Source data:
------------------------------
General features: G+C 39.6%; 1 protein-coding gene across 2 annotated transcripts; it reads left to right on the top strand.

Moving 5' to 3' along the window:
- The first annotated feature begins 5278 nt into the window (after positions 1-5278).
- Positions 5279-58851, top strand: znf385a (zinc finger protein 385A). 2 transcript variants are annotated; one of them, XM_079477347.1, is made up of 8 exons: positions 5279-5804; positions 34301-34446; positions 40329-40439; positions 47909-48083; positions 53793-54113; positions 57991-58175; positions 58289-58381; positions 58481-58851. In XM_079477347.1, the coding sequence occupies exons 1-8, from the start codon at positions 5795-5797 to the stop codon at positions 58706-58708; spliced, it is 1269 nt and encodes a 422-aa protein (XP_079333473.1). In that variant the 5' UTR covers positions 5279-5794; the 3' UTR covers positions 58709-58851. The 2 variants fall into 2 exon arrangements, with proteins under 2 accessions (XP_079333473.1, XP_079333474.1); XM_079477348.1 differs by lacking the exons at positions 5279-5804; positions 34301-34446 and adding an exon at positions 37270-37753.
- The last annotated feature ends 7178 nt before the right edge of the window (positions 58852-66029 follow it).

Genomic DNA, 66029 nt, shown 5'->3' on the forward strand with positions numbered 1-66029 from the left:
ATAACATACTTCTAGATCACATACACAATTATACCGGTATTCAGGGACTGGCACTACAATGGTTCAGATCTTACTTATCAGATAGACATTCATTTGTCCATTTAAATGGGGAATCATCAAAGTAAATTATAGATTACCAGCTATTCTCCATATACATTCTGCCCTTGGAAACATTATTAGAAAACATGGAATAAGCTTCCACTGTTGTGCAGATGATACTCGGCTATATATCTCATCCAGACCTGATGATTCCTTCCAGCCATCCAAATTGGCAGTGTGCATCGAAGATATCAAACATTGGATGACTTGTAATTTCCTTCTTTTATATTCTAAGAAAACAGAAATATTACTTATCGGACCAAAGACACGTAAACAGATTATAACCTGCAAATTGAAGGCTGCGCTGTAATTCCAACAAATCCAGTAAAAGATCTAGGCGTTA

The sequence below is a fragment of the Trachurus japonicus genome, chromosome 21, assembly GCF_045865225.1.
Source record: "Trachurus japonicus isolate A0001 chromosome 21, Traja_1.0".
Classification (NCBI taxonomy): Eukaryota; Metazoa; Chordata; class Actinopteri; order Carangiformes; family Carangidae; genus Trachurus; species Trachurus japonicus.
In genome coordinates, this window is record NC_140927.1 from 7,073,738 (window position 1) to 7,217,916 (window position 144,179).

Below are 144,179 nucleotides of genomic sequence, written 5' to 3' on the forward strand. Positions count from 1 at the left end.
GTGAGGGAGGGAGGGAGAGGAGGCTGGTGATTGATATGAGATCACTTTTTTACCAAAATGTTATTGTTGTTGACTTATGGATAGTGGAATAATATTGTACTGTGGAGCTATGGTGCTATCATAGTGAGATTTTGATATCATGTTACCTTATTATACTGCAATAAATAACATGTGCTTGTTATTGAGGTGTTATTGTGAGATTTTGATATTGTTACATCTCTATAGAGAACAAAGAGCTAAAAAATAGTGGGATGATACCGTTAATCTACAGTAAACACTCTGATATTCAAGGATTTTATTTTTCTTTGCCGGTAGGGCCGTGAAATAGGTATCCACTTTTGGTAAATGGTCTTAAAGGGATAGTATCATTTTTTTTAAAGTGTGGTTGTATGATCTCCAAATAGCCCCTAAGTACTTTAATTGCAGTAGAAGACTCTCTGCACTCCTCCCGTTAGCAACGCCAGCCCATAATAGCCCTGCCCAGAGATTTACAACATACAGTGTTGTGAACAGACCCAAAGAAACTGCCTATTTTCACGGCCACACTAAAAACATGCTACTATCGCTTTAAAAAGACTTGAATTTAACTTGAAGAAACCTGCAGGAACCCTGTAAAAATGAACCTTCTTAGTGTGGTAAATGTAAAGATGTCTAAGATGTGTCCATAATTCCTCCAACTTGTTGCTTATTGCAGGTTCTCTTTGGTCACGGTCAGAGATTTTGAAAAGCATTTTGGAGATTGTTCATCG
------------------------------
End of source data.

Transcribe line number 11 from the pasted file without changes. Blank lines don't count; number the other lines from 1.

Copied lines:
In genome coordinates, this window is record NC_140927.1 from 7,073,738 (window position 1) to 7,217,916 (window position 144,179).